Showing posts with label eBay. Show all posts
Showing posts with label eBay. Show all posts

Jul 17, 2015

Five More Internet Firsts

Computer-to-computer email started when Bolt Beranek and Newman was hired by the United States Defense Department to work on ARPANET, the precursor to the Internet.  Employee Ray Tomlinson started working on an experimental file transfer protocol that could send a message from one computer to another. He also came up with the “@” symbol to connect the user and network, simply because it made the most sense to him. It would include the user’s name and the host where it should be sent. In July of 1971 Tomlinson sent the first email to the computer next to his, which read, “QWERTYIOP”.

Pierre Omidyar was thinking that the web might make for a great marketplace, specifically utilizing an auction format for fair pricing on items. He launched the website AuctionWeb (which became eBay) on September 3, 1995. The first item to sell was a broken laser pointer, which went for $14.83. He was confused by someone paying for that much for a defective item and discovered the buyer collected broken laser pointers. He thought it was interesting that collectors were so passionate about ordinary items.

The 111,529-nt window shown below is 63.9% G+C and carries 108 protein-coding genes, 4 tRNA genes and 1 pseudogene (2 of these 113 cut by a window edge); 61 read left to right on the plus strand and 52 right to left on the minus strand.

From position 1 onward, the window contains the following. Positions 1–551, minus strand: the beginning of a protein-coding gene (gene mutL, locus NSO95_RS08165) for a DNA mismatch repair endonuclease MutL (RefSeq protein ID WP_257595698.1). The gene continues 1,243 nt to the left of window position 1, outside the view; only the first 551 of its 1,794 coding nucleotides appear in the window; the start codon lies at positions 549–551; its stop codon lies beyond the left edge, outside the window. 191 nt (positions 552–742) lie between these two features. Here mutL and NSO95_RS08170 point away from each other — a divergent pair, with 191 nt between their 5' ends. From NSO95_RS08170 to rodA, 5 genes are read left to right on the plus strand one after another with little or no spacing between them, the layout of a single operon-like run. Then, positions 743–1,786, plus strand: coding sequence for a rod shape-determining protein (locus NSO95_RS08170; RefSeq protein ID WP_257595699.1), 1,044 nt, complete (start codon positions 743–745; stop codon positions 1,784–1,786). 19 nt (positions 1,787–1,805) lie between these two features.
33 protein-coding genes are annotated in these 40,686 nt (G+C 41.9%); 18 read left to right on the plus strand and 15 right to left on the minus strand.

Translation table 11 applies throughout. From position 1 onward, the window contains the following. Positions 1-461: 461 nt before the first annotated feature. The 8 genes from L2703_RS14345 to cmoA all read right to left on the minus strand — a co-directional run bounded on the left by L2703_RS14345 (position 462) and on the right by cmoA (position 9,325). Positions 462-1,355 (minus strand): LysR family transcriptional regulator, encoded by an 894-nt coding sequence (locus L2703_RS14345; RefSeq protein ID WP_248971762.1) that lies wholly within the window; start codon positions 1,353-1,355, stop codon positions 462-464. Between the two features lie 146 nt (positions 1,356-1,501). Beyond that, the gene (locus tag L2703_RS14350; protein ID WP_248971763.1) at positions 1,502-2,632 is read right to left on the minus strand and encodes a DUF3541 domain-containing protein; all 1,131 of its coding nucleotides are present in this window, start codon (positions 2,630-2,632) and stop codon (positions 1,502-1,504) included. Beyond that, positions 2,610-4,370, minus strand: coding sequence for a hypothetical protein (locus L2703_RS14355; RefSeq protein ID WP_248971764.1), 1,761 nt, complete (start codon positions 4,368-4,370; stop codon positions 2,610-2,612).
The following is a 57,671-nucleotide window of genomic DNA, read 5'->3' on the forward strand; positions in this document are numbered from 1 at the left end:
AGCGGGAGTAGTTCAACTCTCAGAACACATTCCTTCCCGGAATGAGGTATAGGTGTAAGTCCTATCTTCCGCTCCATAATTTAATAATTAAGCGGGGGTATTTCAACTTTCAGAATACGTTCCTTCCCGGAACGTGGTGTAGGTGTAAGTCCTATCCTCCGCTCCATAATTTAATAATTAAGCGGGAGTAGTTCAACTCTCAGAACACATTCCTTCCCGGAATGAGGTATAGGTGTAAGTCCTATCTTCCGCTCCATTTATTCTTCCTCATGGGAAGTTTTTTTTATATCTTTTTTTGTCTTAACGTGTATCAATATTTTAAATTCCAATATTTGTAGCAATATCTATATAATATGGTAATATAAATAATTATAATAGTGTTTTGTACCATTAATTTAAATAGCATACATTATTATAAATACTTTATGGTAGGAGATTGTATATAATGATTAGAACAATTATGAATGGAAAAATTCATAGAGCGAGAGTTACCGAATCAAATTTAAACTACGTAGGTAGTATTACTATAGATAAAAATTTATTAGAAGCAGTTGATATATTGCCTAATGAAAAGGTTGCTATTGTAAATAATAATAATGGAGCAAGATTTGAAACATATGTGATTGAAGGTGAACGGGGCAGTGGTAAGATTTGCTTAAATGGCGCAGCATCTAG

The first book sold on Amazon in July of 1995 was Fluid Concepts And Creative Analogies: Computer Models Of The Fundamental Mechanisms Of Thought, by Douglas Hofstadter.

The first Internet single released by a major label happened during 1993, when Geffen Records released the single “Head First” by Aerosmith.

During October 27, 1994, Joe McCambley, who ran a small digital advertising company, created the first banner ad for AT&T. The all-text ad, which said “Have you ever clicked your mouse here?” appeared on, the first digital magazine. Forty four percent of Hotwired’s visitors clicked the ad, and some even shared it with friends. Today, only about 0.0004 percent of website visitors click on banner ads.

Jun 19, 2015

What's in a Name, eBay

When it was first created, eBay was called AuctionWeb. The original look for the site was very similar to Craigslist. AuctionWeb was one of four sites Pierre Omidyar ran under his eBay Internet, a domain he purchased before coming up with AuctionWeb. He originally wanted to call this “EchoBay,” but the domain was already taken by a Canadian mining company, so he shortened it. The other things you could find under the eBay umbrella were a page on the Ebola virus, a small travel agent site, and a personal shopper site. Within seven months of launching AuctionWeb, revenues coming in were out earning Omidyar’s day job at General Magic, so he quit to devote himself full time to his side project. About a year and a half later, general users and many in the press had been calling it “eBay,” instead of AuctionWeb, so he switched the name. In September of 1997, he also switched the look of the site to be much more graphically based.

When eBay went public with a suggested price of $18 per share (but surged to $53.50 on the first day), the 30 employees of the company at the time did a conga line around the office. The biggest recipients of that public offering were Omidyar, who today is worth about $8.7 billion, and the first CEO of the company, Meg Whitman, who has a net worth of just under $2 billion today.